Research

 In Progress

“The Effects of Pollution on High Stakes Accountability School Grades and Student Achievement” with Claudia Persico (presentations at APPAM 2017, AEFP 2018)

Using population-level data that follows cohorts of children born in the state of Florida between 1994 and 2002, we examine the effects of exposure to environmental toxicants by comparing students who attend schools within one mile of a TRI site that emits environmental toxicants to those living between one to two miles of such sites. Using the timing of plant openings and closings, we compare children who are exposed to pollution in the year of testing to those who are further away and plausibly unexposed. We will focus on airborne toxic releases because people living close to a plant may be more likely to be exposed to them than to water or ground releases. We find that attending schools within 1 mile of a TRI site while the site is operating substantially lowers children’s test scores as well as significantly impacting schools’ performance on school accountability measures.

“Where You Lead, I Will Follow: An Examination of Dual-Earner Household Migration”

In this paper, I analyze how locational compatibility of married couples’ occupations affect their household migration decisions. Preliminary data work suggests that if spouses’ careers are concentrated in similar locations or if spouses have similar preferred locations, they are more likely to both earn more and move more. I then build a structural model in which households decide whether to move as a function of occupation- location match and individual location preference shocks. I estimate the model using both two-step simulated method of moments and full information maximum likelihood with data from the National Longitudinal Survey of Youth 1979, with separate estimation for households with married couples and for households with individuals. Using this model, I show that migration costs vary across occupation groups, with those in occupations that are more locationally disperse having lower migration costs. I then use the parameters estimates from the married couple’s model and the individual’s model to show that differences in migration rates across household types is not associated with systematically different preferences for married versus single individuals, but instead due to the increased costs of moving when a household has two people’s preferences to consider.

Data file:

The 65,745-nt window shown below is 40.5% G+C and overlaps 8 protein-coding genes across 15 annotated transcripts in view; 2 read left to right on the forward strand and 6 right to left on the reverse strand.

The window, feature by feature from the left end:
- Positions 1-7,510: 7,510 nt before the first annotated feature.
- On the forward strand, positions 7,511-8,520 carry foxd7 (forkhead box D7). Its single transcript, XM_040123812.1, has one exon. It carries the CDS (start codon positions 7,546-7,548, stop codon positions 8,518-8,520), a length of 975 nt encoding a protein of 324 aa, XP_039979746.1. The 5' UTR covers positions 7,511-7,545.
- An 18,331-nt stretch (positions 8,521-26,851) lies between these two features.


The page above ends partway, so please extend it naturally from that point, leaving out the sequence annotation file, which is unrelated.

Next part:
“Explaining the Retreat from Marriage: Male Economic Prospects and Cultural Change”

How much of the decline in marriage over the last forty years is attributable to changing wage patterns for women and men and do these patterns vary by demographic group?

Policy Pieces/ White Papers

Sex, Contraception or Abortion: Explaining Class Gaps in Unintended Childbearing, The Brookings Institution, February 2015

Media Mentions:  Vox; The Atlantic; Business Insider; Washington PostWashington Examiner; Think Progress; Jezebel; Family Studies

Improving Children’s Life Chances through Better Family Planning, The Brookings Institution, January 23, 2015

The Character Factor: Measures and Impacts of Drive and Prudence, The Brookings Institution, October 22, 2014

The Impact of Unintended Childbearing on Future Generations, The Brookings Institution, September 12, 2014

Cited in New York Times piece ‘Beyond Marriage’, Sept 14, 2014; 

Reducing Unintended Pregnancies for Low-Income Women, The Hamilton Project, June 19, 2014

Advertisements